Lynch definitely took the initiative to enhance the TWLC experience for her students. Through various field trips, she exposed students to real-world careers that correlated to the program’s themes each semester. Lynch organized numerous visits to the Martin County Sheriff’s Department for the forensic science program participants. 

“They brought them into the crime lab, and took them to this place called the dirty garage to view evidence, like smashed up cars and crime scene photos,” she explained. “The kids loved it!” 

Students enrolled in this semester’s rockets and wearable electronics workshops will visit the Kennedy Space Center. 

Beyond TWLC’S introduction of project-based STEM curriculum and funding for field trips, Lynch believes the after-school program allowed certain students to step out of their shell and hone their leadership skills. 

“Students had to lead groups; they had to instruct,” she said. “That’s where the program really turned the light on for them, allowing kids to blossom and believe that they can do this.” 

While TWLC provides state-of-the-art technology and high-quality experiences in STEM, it takes a truly remarkable teacher to spark a student’s mind and ignite their imagination. Lynch is that teacher. Colleagues praise the family-like atmosphere in her classroom. She regularly invites students to eat lunch with her, and she routinely takes the time to call parents, offering positive feedback, especially if she knows the student is struggling in another class.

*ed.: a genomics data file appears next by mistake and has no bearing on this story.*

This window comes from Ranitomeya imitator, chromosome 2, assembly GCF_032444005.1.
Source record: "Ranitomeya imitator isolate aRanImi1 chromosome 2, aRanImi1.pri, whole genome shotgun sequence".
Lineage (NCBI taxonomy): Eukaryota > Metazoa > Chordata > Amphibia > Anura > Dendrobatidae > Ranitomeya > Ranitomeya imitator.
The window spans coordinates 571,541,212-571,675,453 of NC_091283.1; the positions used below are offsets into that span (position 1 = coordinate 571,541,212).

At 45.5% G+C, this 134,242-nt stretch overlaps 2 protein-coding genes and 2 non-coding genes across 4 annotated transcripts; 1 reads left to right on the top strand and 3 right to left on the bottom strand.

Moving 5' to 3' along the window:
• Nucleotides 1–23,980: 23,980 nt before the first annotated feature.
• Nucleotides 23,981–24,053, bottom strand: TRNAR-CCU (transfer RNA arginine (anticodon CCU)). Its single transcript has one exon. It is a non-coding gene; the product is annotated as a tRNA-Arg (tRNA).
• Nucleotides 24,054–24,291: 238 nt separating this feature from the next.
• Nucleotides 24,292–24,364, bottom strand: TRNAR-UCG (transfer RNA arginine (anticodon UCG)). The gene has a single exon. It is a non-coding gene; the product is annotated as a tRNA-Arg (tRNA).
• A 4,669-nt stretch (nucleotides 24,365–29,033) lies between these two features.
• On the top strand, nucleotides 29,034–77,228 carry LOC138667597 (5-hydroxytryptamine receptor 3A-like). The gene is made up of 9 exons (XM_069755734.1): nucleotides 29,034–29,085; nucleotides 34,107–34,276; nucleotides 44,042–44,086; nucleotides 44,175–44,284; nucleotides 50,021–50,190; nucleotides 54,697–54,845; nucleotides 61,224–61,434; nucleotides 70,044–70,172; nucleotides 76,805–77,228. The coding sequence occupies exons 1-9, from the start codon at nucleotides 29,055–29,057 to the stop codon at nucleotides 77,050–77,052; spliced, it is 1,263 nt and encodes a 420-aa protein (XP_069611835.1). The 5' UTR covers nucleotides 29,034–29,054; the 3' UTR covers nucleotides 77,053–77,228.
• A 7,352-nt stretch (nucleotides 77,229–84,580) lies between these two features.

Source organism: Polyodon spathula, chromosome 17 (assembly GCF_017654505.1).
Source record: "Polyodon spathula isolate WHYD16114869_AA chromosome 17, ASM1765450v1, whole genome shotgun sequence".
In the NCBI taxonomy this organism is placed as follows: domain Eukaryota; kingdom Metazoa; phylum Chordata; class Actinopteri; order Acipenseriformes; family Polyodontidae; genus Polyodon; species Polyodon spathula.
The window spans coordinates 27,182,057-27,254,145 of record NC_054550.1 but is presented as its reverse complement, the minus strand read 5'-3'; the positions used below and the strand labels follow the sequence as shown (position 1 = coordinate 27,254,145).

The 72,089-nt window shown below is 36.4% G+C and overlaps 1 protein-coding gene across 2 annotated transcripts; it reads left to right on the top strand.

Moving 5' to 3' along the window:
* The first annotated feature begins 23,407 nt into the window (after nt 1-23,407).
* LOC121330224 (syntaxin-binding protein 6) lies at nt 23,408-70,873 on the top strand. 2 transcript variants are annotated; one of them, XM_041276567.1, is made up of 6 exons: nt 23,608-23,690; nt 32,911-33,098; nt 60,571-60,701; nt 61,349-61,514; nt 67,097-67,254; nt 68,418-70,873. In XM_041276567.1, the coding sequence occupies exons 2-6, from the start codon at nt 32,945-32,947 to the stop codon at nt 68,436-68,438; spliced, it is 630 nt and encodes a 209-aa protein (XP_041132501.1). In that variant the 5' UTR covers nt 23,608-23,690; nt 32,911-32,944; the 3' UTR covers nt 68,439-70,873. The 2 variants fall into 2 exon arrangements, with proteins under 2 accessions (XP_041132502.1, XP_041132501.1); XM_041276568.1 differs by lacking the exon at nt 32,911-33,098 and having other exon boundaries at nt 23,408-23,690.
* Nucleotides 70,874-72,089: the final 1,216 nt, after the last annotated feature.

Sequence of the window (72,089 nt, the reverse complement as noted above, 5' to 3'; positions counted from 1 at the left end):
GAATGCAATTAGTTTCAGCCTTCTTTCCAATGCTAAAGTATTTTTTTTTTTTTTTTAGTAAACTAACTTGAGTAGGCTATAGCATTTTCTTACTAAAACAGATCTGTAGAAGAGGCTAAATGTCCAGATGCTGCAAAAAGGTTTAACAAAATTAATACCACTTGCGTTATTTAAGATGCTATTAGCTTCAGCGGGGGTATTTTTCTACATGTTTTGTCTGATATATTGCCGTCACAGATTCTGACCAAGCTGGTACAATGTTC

“If you can give them little success in your classroom, you get them so excited,” Lynch said. 

She shares the story of a student who struggled in school but finally found joy in the after-school program’s video-design class. Lynch encouraged her to run with that passion and to see it through. 

“She is studying digital design in high school,” Lynch reported. “Kids like that, it was just one thing that changed their path.” 

Leslie Lynch and the Honda Classic present a check to the Tiger Woods Foundation

In speaking to her students, two things are clear: Lynch is passionate about science, but she is more passionate about her students. Ryan Wu, a TWLC student since its inception at Murray and a current high school sophomore, returns regularly to the middle school to serve as the program’s volunteer. Lynch never failed to keep Wu challenged and excited both in her own classroom and at the TWLC lab.